If Tchaikovsky was the central and best known of the Russian romantic composers, and if Glinka was the first and the father figure, then Rachmaninoff embodied their artistic culmination. As a conservatory student in Moscow and St. Petersburg, he focused intensively on both piano technique and composition, and he was recognized as a great pianist throughout his career; just before his death, he was touring the U.S. as a piano soloist. Despite his latter-day moodiness and a bit of harmonic adventurism, you can hear that his style was rooted in the 1800s and in Russia as deeply as his predecessors’. 

But Glinka and Tchaikovsky remained in the motherland and died there in 1857 and 1893, respectively. Listening to Rachmaninoff ’s long, brooding lines — their sweetness tinged with melancholy — it can be a jolt to learn that he died at his home in sunny Beverly Hills as recently as 1943. Another Russian expatriate composer, Igor Stravinsky, had come to the United States in 1939, became a naturalized U.S. citizen, and spent time living in Los Angeles. But as a composer, Stravinsky already inhabited a very different, more modern era.

Rachmaninoff’s hallmarks are dazzling virtuosity and plush melody. Big intervals and big sound were natural parts of his musical vocabulary, and seemed to come naturally to his huge hands and long limbs; in fact, it is now believed that he had Marfan’s Syndrome, a congenital condition associated with these skeletal proportions. But if Marfan’s contributed to his heroic sound, there was a more delicate aspect to the Rachmaninoff style — fleet passagework, rhythmic pliancy, and long, singing lines. 

WHAT TO LISTEN FOR – Rachmaninoff’s third piano concerto is known to many pianists as Rach 3, or — thanks to Sylvester Stallone — as Rocky III because it is so formidable a heavyweight. The difficulties lie in Rachmaninoff’s unique combination of power, poetry and speed. Those huge, complex chords, thundering octaves, cascading phrases and purling legatos might be nearly impossible to play, but should sound effortless as they hold you in their thrall. It’s only afterwards, when you are released from their spell, that you might wonder how in the world the pianist played them with only two hands.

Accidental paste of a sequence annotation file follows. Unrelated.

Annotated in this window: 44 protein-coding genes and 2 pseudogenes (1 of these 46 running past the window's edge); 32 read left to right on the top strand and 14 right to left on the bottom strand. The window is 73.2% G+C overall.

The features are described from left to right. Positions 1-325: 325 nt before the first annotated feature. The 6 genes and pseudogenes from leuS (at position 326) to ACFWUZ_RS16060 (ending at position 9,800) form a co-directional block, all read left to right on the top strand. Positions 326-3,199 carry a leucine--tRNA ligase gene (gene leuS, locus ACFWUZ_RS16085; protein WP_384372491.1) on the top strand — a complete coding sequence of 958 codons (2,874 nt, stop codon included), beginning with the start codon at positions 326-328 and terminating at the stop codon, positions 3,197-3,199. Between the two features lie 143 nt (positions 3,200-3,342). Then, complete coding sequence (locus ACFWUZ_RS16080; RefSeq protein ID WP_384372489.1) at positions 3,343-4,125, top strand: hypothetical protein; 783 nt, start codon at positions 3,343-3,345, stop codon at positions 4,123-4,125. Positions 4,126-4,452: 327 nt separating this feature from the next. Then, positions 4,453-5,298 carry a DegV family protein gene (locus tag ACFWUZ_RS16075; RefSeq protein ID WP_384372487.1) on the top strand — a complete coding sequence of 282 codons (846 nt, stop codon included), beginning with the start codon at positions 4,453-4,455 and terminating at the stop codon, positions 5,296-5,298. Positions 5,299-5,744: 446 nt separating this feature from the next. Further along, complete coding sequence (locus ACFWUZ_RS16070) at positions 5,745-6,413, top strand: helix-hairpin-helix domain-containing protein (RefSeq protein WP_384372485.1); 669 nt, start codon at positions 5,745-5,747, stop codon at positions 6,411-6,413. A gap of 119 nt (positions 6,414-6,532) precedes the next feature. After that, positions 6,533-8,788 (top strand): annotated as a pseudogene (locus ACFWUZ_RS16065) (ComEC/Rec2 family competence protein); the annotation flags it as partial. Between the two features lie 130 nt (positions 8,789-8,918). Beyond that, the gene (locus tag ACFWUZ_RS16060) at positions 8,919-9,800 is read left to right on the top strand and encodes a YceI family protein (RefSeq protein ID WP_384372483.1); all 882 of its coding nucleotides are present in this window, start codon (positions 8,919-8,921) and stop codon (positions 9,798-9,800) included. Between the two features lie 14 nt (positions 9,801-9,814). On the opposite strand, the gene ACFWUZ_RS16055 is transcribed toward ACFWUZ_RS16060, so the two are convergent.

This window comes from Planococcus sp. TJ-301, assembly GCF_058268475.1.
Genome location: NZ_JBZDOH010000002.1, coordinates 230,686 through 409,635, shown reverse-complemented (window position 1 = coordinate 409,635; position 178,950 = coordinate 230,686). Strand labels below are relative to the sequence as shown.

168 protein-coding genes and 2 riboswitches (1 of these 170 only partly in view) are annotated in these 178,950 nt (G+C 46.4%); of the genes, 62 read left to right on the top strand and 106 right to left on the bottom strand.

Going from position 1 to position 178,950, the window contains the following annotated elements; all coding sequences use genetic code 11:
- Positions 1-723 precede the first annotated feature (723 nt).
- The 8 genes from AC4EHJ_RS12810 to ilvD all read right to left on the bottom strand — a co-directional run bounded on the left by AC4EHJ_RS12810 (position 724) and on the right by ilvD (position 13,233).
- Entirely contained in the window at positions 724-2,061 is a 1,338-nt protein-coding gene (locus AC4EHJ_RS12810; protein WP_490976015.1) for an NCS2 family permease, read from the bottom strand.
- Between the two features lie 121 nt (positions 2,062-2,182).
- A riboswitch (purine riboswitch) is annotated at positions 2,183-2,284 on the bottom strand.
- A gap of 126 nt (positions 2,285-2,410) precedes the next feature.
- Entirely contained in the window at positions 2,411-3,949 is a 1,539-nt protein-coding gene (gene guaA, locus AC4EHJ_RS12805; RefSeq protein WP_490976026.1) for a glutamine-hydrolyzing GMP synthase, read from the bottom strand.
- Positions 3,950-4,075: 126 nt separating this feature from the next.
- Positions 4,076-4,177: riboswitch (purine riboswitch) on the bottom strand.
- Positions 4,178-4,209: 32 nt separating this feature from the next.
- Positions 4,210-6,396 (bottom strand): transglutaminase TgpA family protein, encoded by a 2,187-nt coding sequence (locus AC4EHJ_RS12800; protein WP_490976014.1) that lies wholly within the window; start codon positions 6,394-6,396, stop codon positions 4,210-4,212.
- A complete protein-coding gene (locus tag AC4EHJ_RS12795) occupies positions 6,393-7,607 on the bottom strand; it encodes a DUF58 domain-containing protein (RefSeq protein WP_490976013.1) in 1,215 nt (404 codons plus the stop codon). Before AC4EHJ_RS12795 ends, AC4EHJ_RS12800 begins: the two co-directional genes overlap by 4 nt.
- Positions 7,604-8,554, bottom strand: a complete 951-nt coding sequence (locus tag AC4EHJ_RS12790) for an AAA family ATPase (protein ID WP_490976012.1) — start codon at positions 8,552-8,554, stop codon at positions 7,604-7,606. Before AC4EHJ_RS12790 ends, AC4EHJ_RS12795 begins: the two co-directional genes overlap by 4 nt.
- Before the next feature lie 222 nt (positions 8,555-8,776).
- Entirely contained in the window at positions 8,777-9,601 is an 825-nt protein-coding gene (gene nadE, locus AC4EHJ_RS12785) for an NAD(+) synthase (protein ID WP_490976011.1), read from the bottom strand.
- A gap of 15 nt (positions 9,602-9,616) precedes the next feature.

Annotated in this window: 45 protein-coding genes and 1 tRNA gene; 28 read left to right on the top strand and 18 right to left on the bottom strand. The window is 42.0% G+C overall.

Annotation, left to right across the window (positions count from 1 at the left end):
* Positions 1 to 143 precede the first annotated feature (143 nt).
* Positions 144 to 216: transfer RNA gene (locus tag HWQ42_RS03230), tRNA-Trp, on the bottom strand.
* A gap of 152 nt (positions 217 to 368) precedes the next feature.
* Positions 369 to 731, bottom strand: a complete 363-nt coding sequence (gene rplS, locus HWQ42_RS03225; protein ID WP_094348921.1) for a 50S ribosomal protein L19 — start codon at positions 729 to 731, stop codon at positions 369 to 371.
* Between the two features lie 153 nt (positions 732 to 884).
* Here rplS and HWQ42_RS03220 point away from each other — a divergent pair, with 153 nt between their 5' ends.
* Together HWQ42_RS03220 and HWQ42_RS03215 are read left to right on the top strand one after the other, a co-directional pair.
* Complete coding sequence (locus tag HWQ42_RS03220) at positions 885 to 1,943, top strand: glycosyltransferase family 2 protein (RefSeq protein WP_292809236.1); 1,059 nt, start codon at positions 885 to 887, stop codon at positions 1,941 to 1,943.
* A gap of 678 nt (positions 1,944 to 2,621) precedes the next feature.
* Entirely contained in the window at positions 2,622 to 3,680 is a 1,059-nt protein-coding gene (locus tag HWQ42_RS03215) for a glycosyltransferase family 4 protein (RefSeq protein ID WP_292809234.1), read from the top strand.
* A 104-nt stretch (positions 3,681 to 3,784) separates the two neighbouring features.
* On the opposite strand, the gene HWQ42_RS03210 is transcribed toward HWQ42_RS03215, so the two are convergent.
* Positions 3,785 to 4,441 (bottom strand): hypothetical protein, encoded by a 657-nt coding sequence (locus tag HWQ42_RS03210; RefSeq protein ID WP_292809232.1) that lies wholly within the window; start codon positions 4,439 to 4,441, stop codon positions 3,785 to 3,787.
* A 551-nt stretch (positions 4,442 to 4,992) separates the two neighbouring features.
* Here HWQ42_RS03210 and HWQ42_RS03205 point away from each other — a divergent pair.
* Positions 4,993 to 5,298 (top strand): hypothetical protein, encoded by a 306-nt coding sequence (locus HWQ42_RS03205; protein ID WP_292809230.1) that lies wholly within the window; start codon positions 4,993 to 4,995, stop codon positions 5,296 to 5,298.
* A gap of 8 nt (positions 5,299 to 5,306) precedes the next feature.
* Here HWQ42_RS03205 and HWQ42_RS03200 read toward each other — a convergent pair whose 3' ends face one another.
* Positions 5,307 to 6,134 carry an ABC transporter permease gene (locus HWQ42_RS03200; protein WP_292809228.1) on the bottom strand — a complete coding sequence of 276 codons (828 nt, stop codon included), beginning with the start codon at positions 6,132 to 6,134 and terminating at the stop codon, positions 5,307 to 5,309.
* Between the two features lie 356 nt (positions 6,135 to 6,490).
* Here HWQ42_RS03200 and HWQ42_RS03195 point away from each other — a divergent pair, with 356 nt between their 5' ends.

Written in the three-movement form typical of Romantic concertos, the Piano Concerto No. 3 begins with an allegro movement in D minor. The opening statement, a relatively simple melody, is juxtaposed against a slower theme, frames a characteristic Rachmaninoff development section: brilliant passagework and thundering climaxes create intense drama before the original theme reappears in relative tranquility.

The concerto’s second movement reveals what many listeners value most in Rachmaninoff: a melody of intense, swooning romanticism that goes wherever its organic, spontaneous development seems to lead it.  This development is mediated by the reintroduction of the main melody from the first movement. Solo flourishes from the piano lead directly from the close of this central movement to the opening of the concerto’s third and final movement.

This movement brings together the concerto’s various themes in a rousing finale. Instead of a rigid development section, the movement proceeds freely, building to an early climax that recalls the first movement. Then the movement’s original themes are restated, carrying the concerto to a blazing conclusion.